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  • Writer's pictureCristian Duque

The Liskov Substitution Principle (SOLID)

Updated: Nov 6, 2023

The Liskov Substitution Principle (LSP) is one of the SOLID principles used in Object-Oriented Programming. It was introduced by Barbara Liskov in 1987.

In simple terms, LSP states, "Subtypes must be substitutable for their base types." This means that derived classes must behave in the same way as their superclass.

"The LSP applies when there’s a supertype-subtype inheritance relationship by extending a class or implementing an interface. We can think of the methods defined in the supertype as defining a contract. Every subtype is expected to stick to this contract. If a subclass does not adhere to the superclass’s contract, it’s violating the LSP."

LSP is closely related to two OOP pillars: Inheritance and Polymorphism. The IS-A relationship between objects doesn't guarantee to comply with this SOLID principle. We must ensure that all objects from subtypes can be replaced by their superclass without breaking the current application. They don't need to enforce new rules to obtain an expected outcome.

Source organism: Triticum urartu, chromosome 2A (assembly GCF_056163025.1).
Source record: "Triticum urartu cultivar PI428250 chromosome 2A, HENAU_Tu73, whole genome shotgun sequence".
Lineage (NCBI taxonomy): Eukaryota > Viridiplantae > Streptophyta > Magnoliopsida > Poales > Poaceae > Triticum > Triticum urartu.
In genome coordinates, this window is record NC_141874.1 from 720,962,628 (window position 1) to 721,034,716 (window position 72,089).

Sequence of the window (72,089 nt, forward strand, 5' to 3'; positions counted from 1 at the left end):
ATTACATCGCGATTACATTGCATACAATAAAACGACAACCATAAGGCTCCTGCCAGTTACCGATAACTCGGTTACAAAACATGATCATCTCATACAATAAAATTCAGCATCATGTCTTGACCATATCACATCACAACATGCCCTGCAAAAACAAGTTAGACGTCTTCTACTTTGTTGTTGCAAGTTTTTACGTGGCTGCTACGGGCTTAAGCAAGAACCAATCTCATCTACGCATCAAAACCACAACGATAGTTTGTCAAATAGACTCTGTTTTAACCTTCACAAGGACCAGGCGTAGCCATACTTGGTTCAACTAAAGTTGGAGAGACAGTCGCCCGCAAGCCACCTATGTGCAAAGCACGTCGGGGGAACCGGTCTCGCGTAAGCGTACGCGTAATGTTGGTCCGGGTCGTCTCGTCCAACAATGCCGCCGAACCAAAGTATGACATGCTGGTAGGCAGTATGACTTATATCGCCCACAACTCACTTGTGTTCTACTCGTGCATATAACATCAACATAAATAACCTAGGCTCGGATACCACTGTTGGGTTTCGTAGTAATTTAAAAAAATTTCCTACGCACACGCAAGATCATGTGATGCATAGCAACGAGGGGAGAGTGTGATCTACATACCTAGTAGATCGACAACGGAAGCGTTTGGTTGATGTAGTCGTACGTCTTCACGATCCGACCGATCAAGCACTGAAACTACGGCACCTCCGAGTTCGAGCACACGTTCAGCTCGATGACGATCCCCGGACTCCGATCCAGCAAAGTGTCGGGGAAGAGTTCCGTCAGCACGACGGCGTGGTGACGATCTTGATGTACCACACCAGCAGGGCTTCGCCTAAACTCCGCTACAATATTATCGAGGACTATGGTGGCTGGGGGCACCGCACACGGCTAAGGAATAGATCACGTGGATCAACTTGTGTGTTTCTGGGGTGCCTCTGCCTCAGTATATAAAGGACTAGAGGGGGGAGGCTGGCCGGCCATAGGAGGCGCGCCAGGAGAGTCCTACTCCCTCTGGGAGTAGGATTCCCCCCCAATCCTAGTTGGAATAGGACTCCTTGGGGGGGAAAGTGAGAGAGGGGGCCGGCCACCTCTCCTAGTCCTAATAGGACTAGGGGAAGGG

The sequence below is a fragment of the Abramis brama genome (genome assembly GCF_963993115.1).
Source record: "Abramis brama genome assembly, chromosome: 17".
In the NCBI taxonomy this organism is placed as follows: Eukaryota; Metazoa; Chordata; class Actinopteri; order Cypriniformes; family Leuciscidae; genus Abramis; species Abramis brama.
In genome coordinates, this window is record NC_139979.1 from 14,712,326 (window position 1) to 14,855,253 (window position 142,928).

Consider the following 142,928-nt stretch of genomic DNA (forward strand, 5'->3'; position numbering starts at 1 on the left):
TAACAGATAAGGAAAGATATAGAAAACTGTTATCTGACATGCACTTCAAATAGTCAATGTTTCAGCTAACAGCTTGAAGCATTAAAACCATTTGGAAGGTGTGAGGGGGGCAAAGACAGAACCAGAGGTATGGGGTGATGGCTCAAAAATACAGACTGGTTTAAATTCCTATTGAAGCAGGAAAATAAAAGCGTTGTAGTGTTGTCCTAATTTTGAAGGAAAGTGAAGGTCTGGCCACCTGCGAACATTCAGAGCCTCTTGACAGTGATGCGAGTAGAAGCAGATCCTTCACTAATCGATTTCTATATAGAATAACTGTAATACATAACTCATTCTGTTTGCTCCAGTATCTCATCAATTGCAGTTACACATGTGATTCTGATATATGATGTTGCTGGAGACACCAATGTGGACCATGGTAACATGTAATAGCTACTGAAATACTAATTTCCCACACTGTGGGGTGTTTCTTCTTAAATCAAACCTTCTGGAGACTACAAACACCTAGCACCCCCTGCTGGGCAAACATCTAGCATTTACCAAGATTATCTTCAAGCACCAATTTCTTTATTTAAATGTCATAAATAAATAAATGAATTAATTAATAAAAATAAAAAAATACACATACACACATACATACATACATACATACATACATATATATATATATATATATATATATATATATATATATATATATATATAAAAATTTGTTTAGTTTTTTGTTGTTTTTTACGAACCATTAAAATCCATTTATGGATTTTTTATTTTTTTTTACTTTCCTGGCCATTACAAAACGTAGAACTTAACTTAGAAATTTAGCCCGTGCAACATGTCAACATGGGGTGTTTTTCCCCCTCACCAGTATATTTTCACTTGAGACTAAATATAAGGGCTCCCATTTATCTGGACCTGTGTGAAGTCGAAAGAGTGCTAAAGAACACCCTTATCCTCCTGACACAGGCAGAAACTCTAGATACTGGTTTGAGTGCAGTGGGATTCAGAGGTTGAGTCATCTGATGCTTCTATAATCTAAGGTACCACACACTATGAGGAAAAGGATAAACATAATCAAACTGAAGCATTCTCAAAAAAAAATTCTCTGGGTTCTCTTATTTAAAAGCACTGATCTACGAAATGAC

Violations of LSP can be detected as follows:

  • Type checking with IS or AS to identify and manipulate subtypes from the same parent class.

  • Null checks to hide side effects caused by unexpected behaviours or empty logic.

  • NotImplementException statements indicate that subclasses are partially supported by their base classes.

The violation of LSP breaks other SOLID principles. Derivatives are modified whenever they are substitutable for the base class, violating the Open-Closed principle. The Interface Segregation Principle is also violated because subtypes can be forced to implement unused superclass behaviours.


  • Reusability and extensibility of one or multiple subtypes from their base code.

  • Less likely to introduce bugs or unexpected situations by ensuring all subtypes can swap from their base class without breaking changes.

  • Flexibility and Scalability in the system by adding new features without touching the actual code.


  • LSP Misunderstanding can lead to violations and increasing bugs in the system.

  • Complexity by managing structures with several interfaces and classes.

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